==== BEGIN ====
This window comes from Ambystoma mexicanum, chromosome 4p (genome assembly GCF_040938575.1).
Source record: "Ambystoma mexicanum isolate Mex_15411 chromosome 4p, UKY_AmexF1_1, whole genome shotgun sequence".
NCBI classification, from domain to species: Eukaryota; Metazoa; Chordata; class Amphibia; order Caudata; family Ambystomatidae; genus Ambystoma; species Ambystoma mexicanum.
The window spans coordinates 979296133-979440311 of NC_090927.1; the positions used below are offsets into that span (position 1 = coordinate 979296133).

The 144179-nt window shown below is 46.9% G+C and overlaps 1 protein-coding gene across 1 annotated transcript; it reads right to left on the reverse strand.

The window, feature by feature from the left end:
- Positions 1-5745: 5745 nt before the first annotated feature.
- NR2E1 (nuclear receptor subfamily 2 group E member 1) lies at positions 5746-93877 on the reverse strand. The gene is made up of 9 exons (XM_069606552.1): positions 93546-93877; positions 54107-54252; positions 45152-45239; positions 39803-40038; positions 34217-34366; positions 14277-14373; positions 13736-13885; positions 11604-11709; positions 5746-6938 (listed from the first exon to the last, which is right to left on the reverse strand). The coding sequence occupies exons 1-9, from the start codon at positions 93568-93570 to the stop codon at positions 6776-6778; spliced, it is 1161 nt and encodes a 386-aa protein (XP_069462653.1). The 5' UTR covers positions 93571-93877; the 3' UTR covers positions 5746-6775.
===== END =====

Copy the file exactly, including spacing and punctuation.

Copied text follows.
This window comes from Ambystoma mexicanum, chromosome 4p (genome assembly GCF_040938575.1).
Source record: "Ambystoma mexicanum isolate Mex_15411 chromosome 4p, UKY_AmexF1_1, whole genome shotgun sequence".
NCBI classification, from domain to species: Eukaryota; Metazoa; Chordata; class Amphibia; order Caudata; family Ambystomatidae; genus Ambystoma; species Ambystoma mexicanum.
The window spans coordinates 979296133-979440311 of NC_090927.1; the positions used below are offsets into that span (position 1 = coordinate 979296133).

The 144179-nt window shown below is 46.9% G+C and overlaps 1 protein-coding gene across 1 annotated transcript; it reads right to left on the reverse strand.

The window, feature by feature from the left end:
- Positions 1-5745: 5745 nt before the first annotated feature.
- NR2E1 (nuclear receptor subfamily 2 group E member 1) lies at positions 5746-93877 on the reverse strand. The gene is made up of 9 exons (XM_069606552.1): positions 93546-93877; positions 54107-54252; positions 45152-45239; positions 39803-40038; positions 34217-34366; positions 14277-14373; positions 13736-13885; positions 11604-11709; positions 5746-6938 (listed from the first exon to the last, which is right to left on the reverse strand). The coding sequence occupies exons 1-9, from the start codon at positions 93568-93570 to the stop codon at positions 6776-6778; spliced, it is 1161 nt and encodes a 386-aa protein (XP_069462653.1). The 5' UTR covers positions 93571-93877; the 3' UTR covers positions 5746-6775.